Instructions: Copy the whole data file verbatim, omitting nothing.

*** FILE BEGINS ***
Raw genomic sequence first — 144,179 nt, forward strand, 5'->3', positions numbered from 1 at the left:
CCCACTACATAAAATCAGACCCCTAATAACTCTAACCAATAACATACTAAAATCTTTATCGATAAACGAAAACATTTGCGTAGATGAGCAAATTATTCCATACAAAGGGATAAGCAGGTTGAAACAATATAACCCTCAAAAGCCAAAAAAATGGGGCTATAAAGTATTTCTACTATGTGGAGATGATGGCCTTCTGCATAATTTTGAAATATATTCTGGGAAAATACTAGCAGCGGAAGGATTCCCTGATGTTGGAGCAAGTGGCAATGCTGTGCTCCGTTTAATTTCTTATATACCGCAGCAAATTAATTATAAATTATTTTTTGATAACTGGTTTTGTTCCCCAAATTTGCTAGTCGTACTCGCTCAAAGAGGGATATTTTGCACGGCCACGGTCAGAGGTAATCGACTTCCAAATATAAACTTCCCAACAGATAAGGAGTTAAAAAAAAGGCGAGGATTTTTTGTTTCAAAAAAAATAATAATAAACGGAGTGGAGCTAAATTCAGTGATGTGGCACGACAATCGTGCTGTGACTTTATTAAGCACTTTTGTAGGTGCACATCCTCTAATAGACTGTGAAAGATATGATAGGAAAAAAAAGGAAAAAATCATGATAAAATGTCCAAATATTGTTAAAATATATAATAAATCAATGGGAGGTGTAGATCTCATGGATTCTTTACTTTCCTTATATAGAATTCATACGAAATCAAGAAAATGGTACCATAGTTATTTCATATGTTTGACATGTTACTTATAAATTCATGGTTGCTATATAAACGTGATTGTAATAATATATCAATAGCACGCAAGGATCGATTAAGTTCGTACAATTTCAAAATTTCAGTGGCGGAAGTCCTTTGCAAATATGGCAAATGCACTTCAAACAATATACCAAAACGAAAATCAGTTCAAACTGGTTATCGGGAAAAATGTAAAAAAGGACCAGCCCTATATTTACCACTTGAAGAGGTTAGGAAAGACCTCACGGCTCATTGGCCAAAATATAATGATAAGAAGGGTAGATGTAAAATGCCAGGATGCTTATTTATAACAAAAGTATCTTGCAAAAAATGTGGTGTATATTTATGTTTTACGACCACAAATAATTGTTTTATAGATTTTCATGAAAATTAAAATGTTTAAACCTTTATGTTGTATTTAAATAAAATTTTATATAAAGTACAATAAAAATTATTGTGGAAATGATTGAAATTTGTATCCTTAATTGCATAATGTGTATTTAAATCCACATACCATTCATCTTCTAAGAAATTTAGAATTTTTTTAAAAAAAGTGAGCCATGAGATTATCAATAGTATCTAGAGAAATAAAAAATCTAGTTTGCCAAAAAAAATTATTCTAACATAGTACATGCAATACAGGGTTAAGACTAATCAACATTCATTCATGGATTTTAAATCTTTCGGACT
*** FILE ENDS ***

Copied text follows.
Raw genomic sequence first — 144,179 nt, forward strand, 5'->3', positions numbered from 1 at the left:
CCCACTACATAAAATCAGACCCCTAATAACTCTAACCAATAACATACTAAAATCTTTATCGATAAACGAAAACATTTGCGTAGATGAGCAAATTATTCCATACAAAGGGATAAGCAGGTTGAAACAATATAACCCTCAAAAGCCAAAAAAATGGGGCTATAAAGTATTTCTACTATGTGGAGATGATGGCCTTCTGCATAATTTTGAAATATATTCTGGGAAAATACTAGCAGCGGAAGGATTCCCTGATGTTGGAGCAAGTGGCAATGCTGTGCTCCGTTTAATTTCTTATATACCGCAGCAAATTAATTATAAATTATTTTTTGATAACTGGTTTTGTTCCCCAAATTTGCTAGTCGTACTCGCTCAAAGAGGGATATTTTGCACGGCCACGGTCAGAGGTAATCGACTTCCAAATATAAACTTCCCAACAGATAAGGAGTTAAAAAAAAGGCGAGGATTTTTTGTTTCAAAAAAAATAATAATAAACGGAGTGGAGCTAAATTCAGTGATGTGGCACGACAATCGTGCTGTGACTTTATTAAGCACTTTTGTAGGTGCACATCCTCTAATAGACTGTGAAAGATATGATAGGAAAAAAAAGGAAAAAATCATGATAAAATGTCCAAATATTGTTAAAATATATAATAAATCAATGGGAGGTGTAGATCTCATGGATTCTTTACTTTCCTTATATAGAATTCATACGAAATCAAGAAAATGGTACCATAGTTATTTCATATGTTTGACATGTTACTTATAAATTCATGGTTGCTATATAAACGTGATTGTAATAATATATCAATAGCACGCAAGGATCGATTAAGTTCGTACAATTTCAAAATTTCAGTGGCGGAAGTCCTTTGCAAATATGGCAAATGCACTTCAAACAATATACCAAAACGAAAATCAGTTCAAACTGGTTATCGGGAAAAATGTAAAAAAGGACCAGCCCTATATTTACCACTTGAAGAGGTTAGGAAAGACCTCACGGCTCATTGGCCAAAATATAATGATAAGAAGGGTAGATGTAAAATGCCAGGATGCTTATTTATAACAAAAGTATCTTGCAAAAAATGTGGTGTATATTTATGTTTTACGACCACAAATAATTGTTTTATAGATTTTCATGAAAATTAAAATGTTTAAACCTTTATGTTGTATTTAAATAAAATTTTATATAAAGTACAATAAAAATTATTGTGGAAATGATTGAAATTTGTATCCTTAATTGCATAATGTGTATTTAAATCCACATACCATTCATCTTCTAAGAAATTTAGAATTTTTTTAAAAAAAGTGAGCCATGAGATTATCAATAGTATCTAGAGAAATAAAAAATCTAGTTTGCCAAAAAAAATTATTCTAACATAGTACATGCAATACAGGGTTAAGACTAATCAACATTCATTCATGGATTTTAAATCTTTCGGACT